How have I managed to achieve this, I still spray roundup twice a year, November and February time but i only use 2% dilution rate, at this rate it suppresses the weeds, and i mow maybe once a month between the rows these 2 combined tasks encourage the lower down ground cover weeds such as clover, buttercups and keep the taller ones at bay and encourages beneficial insects such as ladybirds, the grass rows in-between the trees is only cut down to about 4 - 5 inches using a powered scythe mower, this is enough to keep it from growing too tall and still encourage ground cover weeds.

I am considering using a pre-emergence herbicide such as kerb flo in February, this will be mixed in with the Roundup to be applied in one go, It should help to prevent weeds from germinating, kerb granules are also available

Previous years i have tried controlling weeds around the young trees with black plastic, this is fine to start with but i found it made feeding of plants difficult, it stopped moisture getting down directly to the roots, i have even gone around hand weeding the taller weeds around the trees, i think the method i have now is about the easiest for controlling tall weeds

I am not too concerned about the boundary's of the fields i tend to leave a boundary strip to overgrow this again encourages beneficial insect and wildlife

Couple of useful resources i have come across
 Weed, Pest, Disease in Christmas Trees

weedkiller Quick Reference Chart For Tree & Ornamental Weed Killers here

Monday, 23 March 2015

Planting Christmas Trees

I have been playing with a couple of different planting methods,

1, Post hole borer, Simply makes a hole in the ground and plant in the hole, nice and quick but after a while the machine gets a bit heavy so i made a trolley for it, the post hole borer sits in the cradle push down which forces borer into the ground, the spring is under tension which when you let go raises the borer off the ground just push along to next hole space, still need to work on this alter the design a bit more, this is ideal for any plants that have been pot grown and a bigger hole is needed.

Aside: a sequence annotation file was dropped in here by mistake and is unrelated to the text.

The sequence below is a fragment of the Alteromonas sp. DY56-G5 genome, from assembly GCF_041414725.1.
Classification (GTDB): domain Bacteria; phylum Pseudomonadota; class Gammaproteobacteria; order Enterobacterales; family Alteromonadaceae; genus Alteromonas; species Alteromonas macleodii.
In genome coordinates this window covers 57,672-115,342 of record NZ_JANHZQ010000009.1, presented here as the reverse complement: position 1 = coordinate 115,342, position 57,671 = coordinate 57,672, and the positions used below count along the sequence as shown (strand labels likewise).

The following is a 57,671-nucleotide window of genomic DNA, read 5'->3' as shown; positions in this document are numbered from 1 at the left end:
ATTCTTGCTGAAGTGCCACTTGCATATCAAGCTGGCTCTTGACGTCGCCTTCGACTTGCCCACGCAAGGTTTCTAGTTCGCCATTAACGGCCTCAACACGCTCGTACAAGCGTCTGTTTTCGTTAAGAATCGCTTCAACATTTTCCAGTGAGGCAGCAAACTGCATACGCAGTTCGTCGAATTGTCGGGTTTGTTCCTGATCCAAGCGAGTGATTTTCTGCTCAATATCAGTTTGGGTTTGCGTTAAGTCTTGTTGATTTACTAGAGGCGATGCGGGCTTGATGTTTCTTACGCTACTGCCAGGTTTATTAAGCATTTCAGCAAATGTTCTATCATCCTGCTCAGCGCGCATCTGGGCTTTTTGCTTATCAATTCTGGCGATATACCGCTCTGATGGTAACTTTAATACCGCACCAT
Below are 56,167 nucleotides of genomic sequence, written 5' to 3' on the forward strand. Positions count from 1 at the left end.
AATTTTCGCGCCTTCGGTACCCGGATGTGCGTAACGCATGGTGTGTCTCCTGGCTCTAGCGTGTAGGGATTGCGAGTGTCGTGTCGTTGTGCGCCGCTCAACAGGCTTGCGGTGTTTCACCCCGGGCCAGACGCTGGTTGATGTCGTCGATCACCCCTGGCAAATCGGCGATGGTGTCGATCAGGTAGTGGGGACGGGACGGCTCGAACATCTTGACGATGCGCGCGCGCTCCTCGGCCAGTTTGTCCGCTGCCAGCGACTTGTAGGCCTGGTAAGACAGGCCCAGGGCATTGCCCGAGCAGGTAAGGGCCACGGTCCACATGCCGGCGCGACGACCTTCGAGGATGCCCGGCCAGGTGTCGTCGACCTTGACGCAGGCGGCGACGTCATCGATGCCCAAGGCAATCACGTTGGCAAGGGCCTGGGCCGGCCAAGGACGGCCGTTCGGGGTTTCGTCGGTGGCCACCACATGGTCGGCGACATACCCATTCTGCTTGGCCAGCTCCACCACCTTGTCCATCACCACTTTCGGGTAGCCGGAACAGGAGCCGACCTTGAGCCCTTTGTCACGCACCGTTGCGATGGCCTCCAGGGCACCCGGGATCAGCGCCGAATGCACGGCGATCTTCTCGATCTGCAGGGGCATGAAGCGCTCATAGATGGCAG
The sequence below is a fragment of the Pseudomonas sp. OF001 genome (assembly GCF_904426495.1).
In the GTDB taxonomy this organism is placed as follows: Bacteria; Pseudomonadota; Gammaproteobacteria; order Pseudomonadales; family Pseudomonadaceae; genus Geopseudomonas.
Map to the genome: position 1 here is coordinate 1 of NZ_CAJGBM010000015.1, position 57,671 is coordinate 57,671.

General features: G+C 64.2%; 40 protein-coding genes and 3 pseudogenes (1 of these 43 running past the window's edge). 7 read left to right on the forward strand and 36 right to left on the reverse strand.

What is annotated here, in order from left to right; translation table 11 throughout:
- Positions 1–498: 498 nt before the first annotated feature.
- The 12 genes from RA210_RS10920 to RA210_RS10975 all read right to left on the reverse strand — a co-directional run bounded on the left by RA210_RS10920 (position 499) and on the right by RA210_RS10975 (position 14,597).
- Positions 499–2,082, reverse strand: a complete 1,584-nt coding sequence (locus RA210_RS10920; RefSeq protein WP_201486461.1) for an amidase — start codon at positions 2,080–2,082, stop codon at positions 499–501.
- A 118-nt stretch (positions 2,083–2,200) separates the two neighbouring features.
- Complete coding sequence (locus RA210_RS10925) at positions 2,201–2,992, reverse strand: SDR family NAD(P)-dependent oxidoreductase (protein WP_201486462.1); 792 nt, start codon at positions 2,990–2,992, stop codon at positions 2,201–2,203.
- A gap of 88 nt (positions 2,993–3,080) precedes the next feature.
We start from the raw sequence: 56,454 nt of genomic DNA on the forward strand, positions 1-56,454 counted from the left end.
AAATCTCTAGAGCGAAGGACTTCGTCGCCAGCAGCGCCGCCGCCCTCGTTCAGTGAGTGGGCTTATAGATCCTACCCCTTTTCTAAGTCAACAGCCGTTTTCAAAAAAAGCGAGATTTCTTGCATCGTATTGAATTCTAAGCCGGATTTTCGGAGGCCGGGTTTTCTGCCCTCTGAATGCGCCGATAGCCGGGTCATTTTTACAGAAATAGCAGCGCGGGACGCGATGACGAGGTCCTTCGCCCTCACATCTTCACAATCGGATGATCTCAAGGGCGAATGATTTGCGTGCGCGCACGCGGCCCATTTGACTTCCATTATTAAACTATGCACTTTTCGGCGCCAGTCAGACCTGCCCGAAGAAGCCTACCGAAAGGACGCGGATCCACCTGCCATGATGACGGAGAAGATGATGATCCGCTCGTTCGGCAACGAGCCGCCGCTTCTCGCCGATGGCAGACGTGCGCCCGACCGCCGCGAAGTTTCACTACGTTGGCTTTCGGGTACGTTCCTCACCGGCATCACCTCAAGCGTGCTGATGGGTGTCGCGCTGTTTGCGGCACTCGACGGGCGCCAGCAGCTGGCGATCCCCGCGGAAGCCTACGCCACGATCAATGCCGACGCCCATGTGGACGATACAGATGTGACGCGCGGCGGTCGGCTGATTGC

2, Long handled bulb planter, i also tried one of these, it was ok but difficult to push in the ground if you caught a stone or anything else hard under the surface, i took a core of soil out then just put the plug cell grown transplant in and firm around, not the easiest of tools on stony ground

3, A planting bar, the easiest way yet, box section made in to a wedge shape with a handle on it, height approx 40" and currently my preferred method of nice quick easy planting of transplants

Friday, 20 February 2015

Transplants Sold Out

Due to exceptional demand Noble fir and Nordmann fir sold out early this spring, We are now taking orders for 2015 autumn Nordmann and Noble fir, We are now able to offer delivery on transplants in Ireland on a next day basis (minimum order for delivered plants

We still have some of our own transplants in plug trays available Here

Tuesday, 3 February 2015

How To Plant A Plugcell Grown Transplant

When choosing the perfect trees for your location - Take into consideration the following things:
Type of soil - wet, moist, dry, sandy, sandy-loam, clay.
Sun requirements - does your site provide full sun, partial sun, shade?